Plaintiffs' Motion to Disallow Corporation Counsel's Common Representation of City of Chicago and Neutral City Employee Paramedics ("Plaintiffs' Motion") at 4, PP 16-17.
A. Attorney Disqualification
At the outset, it should be noted that both parties have neglected to address the question of whether DR 5-105(B) is even applicable to the case at hand. An examination of the Local Rules for the Northern District reveals that it is not. In July 1982, through a series of amendments to the General Rules, the Northern District adopted the provisions of the American Bar Association's Model Code of Professional Responsibility. United States District Court, Northern District of Illinois, General Order (July 12, 1982) (on file with the Office of the Clerk); see also Lawline v. American Bar Ass'n, 738 F. Supp. 288, 291 (N.D. Ill. 1990), aff'd, 956 F.2d 1378 (7th Cir. 1992) (observing that in 1982 the court "embraced the ABA Model Code"). Under the 1982 version of General Rule 3.54(B), attorneys who failed to abide by the provisions of the Model Code were subject to disbarment or to other disciplinary measures.
See Stamp v. Brown, 1990 U.S. Dist. LEXIS 2086, No. 81 C 1475, 1990 WL 19981, at *2 (N.D. Ill. Feb. 27, 1990) (commenting that Rule 3.54(B) incorporated the provisions of the Model Code). However, in March 1991, the Northern District vacated and set aside Rules 3.50 through 3.59. The court simultaneously promulgated a new set of General Rules numbered 3.50 through 3.60. United States District Court, Northern District of Illinois, General Order Adopting Disciplinary Rules (Mar. 28, 1991) (on file with the Office of the Clerk). Rule 3.54(B) was superseded by Rule 3.52(B), which provides that the standards for determining attorney misconduct are to be based on the "Rules of Professional Conduct for the Northern District of Illinois."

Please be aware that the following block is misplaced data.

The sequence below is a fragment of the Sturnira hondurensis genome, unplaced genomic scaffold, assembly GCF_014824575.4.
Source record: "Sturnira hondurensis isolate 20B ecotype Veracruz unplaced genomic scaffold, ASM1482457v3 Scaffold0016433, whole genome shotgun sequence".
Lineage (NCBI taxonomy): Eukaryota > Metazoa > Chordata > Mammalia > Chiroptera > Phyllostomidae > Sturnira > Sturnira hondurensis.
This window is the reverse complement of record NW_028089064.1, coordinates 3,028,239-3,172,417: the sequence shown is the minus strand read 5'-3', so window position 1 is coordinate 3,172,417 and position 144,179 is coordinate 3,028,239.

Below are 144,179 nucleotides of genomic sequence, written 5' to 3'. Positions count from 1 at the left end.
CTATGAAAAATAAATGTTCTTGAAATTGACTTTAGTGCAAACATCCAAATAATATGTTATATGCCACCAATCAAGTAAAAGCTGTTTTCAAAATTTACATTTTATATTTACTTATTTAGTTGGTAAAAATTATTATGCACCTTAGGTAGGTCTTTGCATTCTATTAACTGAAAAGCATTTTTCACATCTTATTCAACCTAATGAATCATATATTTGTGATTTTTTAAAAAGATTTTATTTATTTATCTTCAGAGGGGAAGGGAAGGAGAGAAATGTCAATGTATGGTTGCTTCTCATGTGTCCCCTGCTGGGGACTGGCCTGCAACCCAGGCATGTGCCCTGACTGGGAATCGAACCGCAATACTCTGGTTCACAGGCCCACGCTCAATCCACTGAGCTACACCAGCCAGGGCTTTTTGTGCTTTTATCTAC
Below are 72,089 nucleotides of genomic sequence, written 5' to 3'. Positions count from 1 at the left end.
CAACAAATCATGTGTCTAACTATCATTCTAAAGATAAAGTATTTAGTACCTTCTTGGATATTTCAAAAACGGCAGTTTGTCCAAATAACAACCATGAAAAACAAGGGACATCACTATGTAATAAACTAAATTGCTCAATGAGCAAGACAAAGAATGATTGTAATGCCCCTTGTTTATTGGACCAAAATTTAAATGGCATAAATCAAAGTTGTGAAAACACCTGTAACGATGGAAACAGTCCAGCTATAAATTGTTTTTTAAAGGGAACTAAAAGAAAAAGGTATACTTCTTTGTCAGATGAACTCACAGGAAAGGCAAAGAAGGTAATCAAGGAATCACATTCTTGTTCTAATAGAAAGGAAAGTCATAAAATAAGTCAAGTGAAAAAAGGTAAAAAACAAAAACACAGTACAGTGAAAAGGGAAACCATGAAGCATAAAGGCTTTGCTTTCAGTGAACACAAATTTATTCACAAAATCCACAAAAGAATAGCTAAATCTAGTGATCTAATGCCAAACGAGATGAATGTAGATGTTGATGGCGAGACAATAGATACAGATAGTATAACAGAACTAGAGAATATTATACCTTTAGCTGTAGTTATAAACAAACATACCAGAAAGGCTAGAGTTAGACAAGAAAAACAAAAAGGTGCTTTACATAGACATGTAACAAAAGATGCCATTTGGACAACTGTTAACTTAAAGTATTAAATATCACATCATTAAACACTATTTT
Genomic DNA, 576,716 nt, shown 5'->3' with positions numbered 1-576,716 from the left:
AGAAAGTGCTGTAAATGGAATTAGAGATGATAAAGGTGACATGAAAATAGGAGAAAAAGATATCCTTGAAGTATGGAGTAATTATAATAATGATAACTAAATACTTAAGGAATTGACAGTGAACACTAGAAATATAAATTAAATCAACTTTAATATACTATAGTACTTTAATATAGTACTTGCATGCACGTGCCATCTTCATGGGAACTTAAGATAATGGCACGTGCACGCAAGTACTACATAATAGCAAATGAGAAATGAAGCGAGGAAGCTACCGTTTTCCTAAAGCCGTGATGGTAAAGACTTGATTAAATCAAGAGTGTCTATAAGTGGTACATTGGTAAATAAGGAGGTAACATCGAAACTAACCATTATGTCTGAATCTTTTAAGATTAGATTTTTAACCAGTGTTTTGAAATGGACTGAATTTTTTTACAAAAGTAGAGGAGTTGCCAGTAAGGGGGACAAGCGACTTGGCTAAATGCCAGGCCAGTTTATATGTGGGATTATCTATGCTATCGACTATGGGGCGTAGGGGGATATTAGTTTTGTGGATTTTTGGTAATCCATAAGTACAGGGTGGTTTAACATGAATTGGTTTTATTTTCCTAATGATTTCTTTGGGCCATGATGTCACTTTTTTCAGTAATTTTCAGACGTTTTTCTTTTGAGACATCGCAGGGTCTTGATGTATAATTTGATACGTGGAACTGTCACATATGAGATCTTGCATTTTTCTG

See Scholes v. Tomlinson, 1991 U.S. Dist. LEXIS 10486, Nos. 90 C 1350 et al., 1991 WL 152062, at *2 n.2 (N.D. Ill. July 29, 1991) (noting that "Local Rule 3.54(B) has very recently been supplanted by new Local Rule 3.52(B)"). These "Rules of Professional Conduct" are comprised of selected portions of the American Bar Association's Model Rules of Professional Conduct and the Illinois Rules of Professional Conduct. Rules of Professional Conduct for the Northern District of Illinois, Rules 1.1-8.5 (1995); see also Reuben H. Donnelly Corp. v. Sprint Publ'g & Adver., Inc., 1996 U.S. Dist. LEXIS 2363, No. 95 C 5825, 1996 WL 99902, at *2 n.1 (N.D. Ill. Feb. 29, 1996) (noting that the Northern District has adopted certain segments of the Illinois Rules).
Thus, as a technical matter, the ethical canon on which the parties have focused their attention no longer governs the conduct of attorneys before the Northern District. See Lawline v. American Bar Ass'n, 956 F.2d 1378, 1381 n.1 (7th Cir. 1992) (noting that the ABA Model Rules superseded the Model Code in 1983 and that provisions of the Code "are now extinct in Illinois state courts as well as the Northern District"). As a result, the court would have no qualms evaluating the current motion exclusively under the rubric of the Northern District's Local Rules. However, because the result is the same under DR-105(B) and the applicable Local Rules, and because much of the relevant case law was decided under DR ...